Like many psychology students of recent times I was brought up in
pointandclick style, patting myself on the back whenever output
magically appeared and pretending I knew what I was talking about
with regard to such legerdemain. What I came to learn was
that simply getting output is something wholly different than doing
statistical analysis, and that to do a good analysis requires
getting one's hands dirty.
However, I also don't think it's necessary to become a computer
programmer outright (or at least shouldn't be). One can take
what is necessary and use it in an applied fashion, doing much
better analyses and more efficient ones. As such code is
provided for lab content below so that you can spend more time on
understanding the analysis, with some additional stuff for R, my
preferred stat program. The SAS will not be great as it is my preference to
not use it if I can help it. I find I like
it as a program better than SPSS in terms of what it can do, but
just about everything regarding it is 'ugly' in appearance. Neither syntax
is as flexible as R, and almost always requires much more code to do
the same thing. Also, if you come across a more efficient
way to do something definitely let me know and I'll put it up here.
For lab specific code click here.
Link breakdown
Purpose: General statement on what's going on, things to look out
for etc.
Stat program name: the page with all the code
Marks within cells: specific code relevant to purpose
Code relevant to labs

Purpose 
R 
SPSS 
SAS 
Entering Data 
X 
X 
X 
Importing Data 
X 
X 
X 
Manipulating Data 
X 
X 

Frequencies 
X 
X 
X 
Central Tendency and Variability 
X 
X 
X 
Summary Statistics 
X 
X 
X 
ttests 
X 
X 

Correlation 
X 
X 
X 
Simple Regression 
X 
X 

Power and Effect Size 
X 
N/A 

Datasets
 Most datasets used in class and lab
demonstration may now be accessed
here.
Text files automatically load into the browser,
just access and save when you see it on your
screen. For SPSS files, download when the
dialog box presents itself to.
Note that by default Rcmdr imports the factor
labels (i.e. the words rather than the numbers
if there is a choice). If you prefer them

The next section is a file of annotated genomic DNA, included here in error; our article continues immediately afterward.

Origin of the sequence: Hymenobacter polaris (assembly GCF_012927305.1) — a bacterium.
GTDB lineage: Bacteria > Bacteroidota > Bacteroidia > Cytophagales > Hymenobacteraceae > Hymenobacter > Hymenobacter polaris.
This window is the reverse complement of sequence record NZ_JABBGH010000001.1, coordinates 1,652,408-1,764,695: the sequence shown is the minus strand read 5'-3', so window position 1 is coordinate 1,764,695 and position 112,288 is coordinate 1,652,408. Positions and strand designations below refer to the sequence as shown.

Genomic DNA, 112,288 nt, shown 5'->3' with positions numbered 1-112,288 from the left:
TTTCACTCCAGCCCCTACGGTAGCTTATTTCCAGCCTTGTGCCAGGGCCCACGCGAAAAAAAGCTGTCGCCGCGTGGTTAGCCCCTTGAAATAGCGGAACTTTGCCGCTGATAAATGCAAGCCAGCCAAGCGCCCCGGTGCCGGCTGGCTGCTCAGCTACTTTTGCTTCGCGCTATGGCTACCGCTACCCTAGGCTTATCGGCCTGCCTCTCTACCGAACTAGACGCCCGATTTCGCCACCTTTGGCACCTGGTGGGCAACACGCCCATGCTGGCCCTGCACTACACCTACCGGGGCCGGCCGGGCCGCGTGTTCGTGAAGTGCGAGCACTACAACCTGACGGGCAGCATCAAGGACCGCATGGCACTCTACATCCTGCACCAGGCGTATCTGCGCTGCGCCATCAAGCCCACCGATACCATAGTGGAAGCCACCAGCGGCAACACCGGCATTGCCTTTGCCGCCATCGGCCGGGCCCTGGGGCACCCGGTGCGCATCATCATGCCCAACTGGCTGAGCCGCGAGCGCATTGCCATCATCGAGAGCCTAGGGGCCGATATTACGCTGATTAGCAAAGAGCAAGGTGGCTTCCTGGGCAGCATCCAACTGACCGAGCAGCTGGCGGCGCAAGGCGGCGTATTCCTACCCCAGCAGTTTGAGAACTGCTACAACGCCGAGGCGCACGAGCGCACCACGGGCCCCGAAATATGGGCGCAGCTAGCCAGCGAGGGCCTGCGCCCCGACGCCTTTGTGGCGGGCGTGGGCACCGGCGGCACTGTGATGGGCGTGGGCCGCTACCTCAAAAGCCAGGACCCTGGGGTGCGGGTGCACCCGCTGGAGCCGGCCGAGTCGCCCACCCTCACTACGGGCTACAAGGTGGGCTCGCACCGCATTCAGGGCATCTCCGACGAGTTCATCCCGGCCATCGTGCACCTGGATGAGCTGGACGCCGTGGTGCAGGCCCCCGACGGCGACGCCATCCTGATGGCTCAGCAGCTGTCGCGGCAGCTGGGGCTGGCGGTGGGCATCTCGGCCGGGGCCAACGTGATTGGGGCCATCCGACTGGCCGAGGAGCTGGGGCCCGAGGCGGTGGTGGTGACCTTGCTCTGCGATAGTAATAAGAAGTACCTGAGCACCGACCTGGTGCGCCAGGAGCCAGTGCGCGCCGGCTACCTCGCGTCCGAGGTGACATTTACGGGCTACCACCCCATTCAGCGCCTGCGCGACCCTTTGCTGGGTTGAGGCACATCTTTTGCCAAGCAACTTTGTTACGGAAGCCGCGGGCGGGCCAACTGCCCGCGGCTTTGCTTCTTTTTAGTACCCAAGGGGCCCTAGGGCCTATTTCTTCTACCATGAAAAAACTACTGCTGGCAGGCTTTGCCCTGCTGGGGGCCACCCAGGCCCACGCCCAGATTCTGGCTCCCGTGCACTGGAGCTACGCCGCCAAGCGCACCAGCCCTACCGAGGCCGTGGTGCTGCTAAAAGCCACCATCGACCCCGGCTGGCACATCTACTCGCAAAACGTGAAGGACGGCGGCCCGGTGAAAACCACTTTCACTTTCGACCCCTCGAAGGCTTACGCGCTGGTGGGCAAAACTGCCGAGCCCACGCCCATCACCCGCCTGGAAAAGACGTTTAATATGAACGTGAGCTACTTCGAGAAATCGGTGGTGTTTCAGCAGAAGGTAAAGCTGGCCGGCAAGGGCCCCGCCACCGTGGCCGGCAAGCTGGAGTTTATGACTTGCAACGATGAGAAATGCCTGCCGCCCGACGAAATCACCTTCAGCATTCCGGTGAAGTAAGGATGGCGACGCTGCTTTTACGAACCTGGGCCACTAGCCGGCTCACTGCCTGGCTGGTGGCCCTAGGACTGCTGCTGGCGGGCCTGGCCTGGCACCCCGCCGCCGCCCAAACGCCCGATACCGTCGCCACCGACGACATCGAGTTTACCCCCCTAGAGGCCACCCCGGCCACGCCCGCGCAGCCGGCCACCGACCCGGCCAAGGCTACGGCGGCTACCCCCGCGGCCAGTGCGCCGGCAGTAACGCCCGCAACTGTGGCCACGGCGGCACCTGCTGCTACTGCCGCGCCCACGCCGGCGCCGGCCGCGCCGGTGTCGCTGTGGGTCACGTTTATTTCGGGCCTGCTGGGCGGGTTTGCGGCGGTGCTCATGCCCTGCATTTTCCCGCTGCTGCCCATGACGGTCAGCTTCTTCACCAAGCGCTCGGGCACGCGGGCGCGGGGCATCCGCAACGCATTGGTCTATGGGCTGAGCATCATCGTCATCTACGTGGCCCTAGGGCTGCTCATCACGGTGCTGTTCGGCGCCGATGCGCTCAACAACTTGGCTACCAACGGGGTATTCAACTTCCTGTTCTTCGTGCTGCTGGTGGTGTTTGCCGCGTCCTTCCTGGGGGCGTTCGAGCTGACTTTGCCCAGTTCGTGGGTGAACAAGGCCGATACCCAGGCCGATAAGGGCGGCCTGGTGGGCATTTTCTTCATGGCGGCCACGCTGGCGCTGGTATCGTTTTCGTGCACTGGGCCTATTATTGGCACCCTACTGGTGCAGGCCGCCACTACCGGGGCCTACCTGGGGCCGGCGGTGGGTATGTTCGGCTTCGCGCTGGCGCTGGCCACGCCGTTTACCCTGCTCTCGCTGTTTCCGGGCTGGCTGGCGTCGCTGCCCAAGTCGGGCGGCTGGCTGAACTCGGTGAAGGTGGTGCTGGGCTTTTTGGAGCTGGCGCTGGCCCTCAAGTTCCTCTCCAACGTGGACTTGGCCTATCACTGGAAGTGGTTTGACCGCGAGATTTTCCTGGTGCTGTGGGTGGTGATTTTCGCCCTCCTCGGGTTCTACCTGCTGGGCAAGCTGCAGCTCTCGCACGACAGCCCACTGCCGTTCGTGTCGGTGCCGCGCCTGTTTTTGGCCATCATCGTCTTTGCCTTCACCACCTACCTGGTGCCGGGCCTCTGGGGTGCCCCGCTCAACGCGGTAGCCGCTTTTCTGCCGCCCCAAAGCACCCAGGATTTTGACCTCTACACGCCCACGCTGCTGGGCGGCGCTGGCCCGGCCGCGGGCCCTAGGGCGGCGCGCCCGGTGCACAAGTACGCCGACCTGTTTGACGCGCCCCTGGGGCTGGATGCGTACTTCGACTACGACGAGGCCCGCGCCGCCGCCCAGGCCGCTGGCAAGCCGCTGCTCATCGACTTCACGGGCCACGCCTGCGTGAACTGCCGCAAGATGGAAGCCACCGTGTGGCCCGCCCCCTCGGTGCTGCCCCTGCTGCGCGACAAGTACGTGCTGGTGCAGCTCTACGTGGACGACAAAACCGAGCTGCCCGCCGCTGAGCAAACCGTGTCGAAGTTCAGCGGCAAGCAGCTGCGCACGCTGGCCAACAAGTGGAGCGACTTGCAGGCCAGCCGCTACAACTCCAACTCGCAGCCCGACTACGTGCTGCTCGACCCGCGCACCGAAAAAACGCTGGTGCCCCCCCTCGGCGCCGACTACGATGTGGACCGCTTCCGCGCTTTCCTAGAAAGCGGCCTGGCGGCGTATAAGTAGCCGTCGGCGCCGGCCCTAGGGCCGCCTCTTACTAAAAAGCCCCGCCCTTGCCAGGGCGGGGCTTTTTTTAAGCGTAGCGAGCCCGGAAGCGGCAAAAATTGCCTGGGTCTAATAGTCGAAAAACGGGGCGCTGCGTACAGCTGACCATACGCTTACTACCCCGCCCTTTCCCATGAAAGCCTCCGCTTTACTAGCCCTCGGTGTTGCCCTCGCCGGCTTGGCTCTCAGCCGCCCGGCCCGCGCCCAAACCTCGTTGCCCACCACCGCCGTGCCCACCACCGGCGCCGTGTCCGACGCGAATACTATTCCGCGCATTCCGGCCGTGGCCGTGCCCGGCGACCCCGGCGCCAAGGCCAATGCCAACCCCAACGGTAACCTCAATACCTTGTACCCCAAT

or need them to stay numeric, uncheck that box
that says 'convert value labels to factor
levels' during the import process.


Howell datasets.

Karl Wuensch's datasets.

Useful R packages/functions
 General

Pdf for installing R
at home

Quick R: an R website for SAS/SPSS/Stata Users
R wiki

R
web interface and notes

Using R in Psychological Research

ANOVA and Regression in R (book)

R
graphics
R colors

R for SAS and SPSS Users

Comparing those three packages

 Functions
 General
 Cran Task Views
 Wilcox,
Workshop
 Fox,
Robust appendix
 Basics

t.test

cor

aov
 Regression

General regression related functions

Robust regression functions
 Bootstrapping

boot

bootstrap

simpleboot

 Packages

BMA:
Bayesian model averaging

Boot,
simpleboot:
basic bootstrap

Design:
useful functions for
anova/regression, validation

Hmisc:
general purpose

lme4 and
nlme:
mixed effects/multilevel
modeling

ltm:
Item response theory

MASS:
evolved from Venerable and
Ripley's Modern Applied Statistical Analysis

MBESS:
Behavioral Sciences
specific, tons of effect size goodies
 Mike's Miscellaneous

Multtest:
multiple comparisons in
ANOVA

prettyR:
make descriptive output
'pretty'

Psy:
psychometric stuff

Psych: includes
functions for personality and
psychological research

QuantPsyc:
for testing moderation
and mediation

Quantreg:
quantile regression

Rcommander:
menu system


Rcmdr.HH

Relaimpo:
measures relative
importance of variables in multiple regression
in a meaningful way

Robust
library that makes it
easy,
notes

Robustbase:
more robust
regression

sem:
structural equation modeling

Wilcox library (a
host of robust functionality)
 Rallfunv8
 For Mike Miscellaneous and Wilcox libraries, right click and save them in your main R folder, and whenever you
want to use the functions within, from the menu
File/Source R code, then go find your file. Or at
the command line

 source("Rallfunv1v8")
 Where the quotes have the address of the
file location. To see what's in them just
open them up like any other script. See the Wilcox link for more
info. With the Mike misc, Macs may have an
issue sourcing the file, but if you just cut and
paste the functions (just click the link rather
than save) at the console that will work until I
can figure out the issue.
Help file for projects


 General psych/social sciencerelated stuff in
R

Psychometrics: IRT, SEM etc.

Social Science: general

Multivariate

Robust

Some examples of code I find useful:

Cohen's d, R^{2}, Intervals for them

Plotting Cohen's d

False Discovery Rate

Whizbang intervals

Robust correlation and simple regression

Bootstrap ttest
(requires Wilcox
libraries above)

Robust regression (general)

Simple Mediation

Testing multivariate normality

All subsets regression:
note that
it is better accomplished in the Rcommander menu
system if you install the Rcmdr.HH library (see
above). You even get a nice graphic.

Validation of a linear model

Path analysis of lecture notes example

Creating a dataset

Plotting interactions in regression

 Other
 Simple effects SPSS
syntax
 R, SPlus, SAS and SPSS scripts for
CIs for effect sizes (Smithson)